By Sean Burke
On September 17, Save Mount Diablo hosted an Adopt-A-Crag event at Mount Diablo State Park.
Save Mount Diablo staff and park staff led a group of about 30 volunteers from the Bay Area Climbers Coalition, the Yosemite Climbing Association, Touchstone Climbing, and UC Berkeley. The volunteers worked on clearing and swamping piles of dead vegetation along Knobcone Point Road.
The group met at Curry Point and hiked about a mile into the hills, where state park forestry aides and Save Mount Diablo staff met them with a chipper. Volunteers hauled brush piles to the chipper, where staff loaded the material for disposal.
It’s important to remove the dead vegetation in an effort to keep potential pathogens from spreading.
This event was a part of a large-scale thinning project in the Knobcone to Wall Point dieback area, an area that in the past two years has been heavily affected by drought and other climate-based impacts.
Participants got to be a part of this hazardous fuel reduction program in an area filled with Mount Diablo manzanitas, Contra Costa manzanitas, and of course knobcone pines.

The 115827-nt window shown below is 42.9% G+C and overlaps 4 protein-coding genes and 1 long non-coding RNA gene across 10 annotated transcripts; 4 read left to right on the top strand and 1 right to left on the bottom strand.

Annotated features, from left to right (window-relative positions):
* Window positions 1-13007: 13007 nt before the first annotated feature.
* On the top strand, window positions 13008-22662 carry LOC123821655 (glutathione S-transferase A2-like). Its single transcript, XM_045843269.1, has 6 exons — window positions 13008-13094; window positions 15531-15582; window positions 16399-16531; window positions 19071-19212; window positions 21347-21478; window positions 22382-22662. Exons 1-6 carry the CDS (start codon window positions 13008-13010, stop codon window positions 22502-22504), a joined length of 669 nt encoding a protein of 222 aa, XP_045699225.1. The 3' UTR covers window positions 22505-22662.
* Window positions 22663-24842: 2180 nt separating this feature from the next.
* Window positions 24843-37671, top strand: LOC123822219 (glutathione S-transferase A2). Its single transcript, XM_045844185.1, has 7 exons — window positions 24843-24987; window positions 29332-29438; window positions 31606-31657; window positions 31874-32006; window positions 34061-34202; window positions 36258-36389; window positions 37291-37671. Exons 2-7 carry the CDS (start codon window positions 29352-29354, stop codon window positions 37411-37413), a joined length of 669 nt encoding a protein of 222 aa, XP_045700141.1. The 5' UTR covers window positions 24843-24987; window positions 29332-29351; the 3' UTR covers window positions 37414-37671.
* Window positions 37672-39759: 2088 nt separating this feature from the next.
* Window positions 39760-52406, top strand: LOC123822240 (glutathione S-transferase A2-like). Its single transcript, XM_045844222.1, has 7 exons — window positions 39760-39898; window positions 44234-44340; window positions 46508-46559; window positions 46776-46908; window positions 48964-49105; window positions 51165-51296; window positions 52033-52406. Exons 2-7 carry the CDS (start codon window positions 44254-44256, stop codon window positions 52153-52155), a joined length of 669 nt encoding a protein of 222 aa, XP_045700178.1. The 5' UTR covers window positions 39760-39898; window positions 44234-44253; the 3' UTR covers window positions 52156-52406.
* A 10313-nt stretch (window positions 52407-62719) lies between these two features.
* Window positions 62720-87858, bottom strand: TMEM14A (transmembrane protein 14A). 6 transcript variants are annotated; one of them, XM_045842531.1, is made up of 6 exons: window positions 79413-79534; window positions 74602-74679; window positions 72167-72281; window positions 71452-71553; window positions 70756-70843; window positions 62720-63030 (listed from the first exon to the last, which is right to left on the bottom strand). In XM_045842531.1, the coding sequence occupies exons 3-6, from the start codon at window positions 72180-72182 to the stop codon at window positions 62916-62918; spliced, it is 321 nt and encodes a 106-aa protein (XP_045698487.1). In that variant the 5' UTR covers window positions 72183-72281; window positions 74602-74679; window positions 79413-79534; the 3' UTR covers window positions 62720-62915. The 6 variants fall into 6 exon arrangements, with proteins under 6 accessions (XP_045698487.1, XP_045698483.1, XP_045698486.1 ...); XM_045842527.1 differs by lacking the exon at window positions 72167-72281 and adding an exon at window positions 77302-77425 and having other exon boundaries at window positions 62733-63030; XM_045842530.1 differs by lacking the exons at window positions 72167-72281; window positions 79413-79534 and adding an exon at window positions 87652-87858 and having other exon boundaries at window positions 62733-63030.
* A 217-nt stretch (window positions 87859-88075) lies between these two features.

They were able to give back to an area that provides so much, in times of need, as well as help staff achieve their goals of removing as much dead chaparral plants as possible during the season.
The following week, the Yosemite Climbing Association led the Yosemite Facelift, a volunteer stewardship project that takes place yearly in Yosemite National Park and is Yosemite Valley’s largest cleanup event.
Save Mount Diablo has been mirroring YCA and has been organizing and hosting annual Pine Canyon cleanup events for the past three years. It’s a way to help connect volunteers to the mountain that provides so much, helping the community enjoy our beautiful open spaces.
Save Mount Diablo will work to organize additional events to help clean up the Knobcone to Wall Point area, as well as another Pine Canyon cleanup, which is tentatively planned for November 19. Stay tuned—sign up for our weekly e-news or follow us on Facebook, Instagram, Twitter, or LinkedIn—we’ll need your help!
Top photo: Cliffs in Knobcone Point area by Scott Hein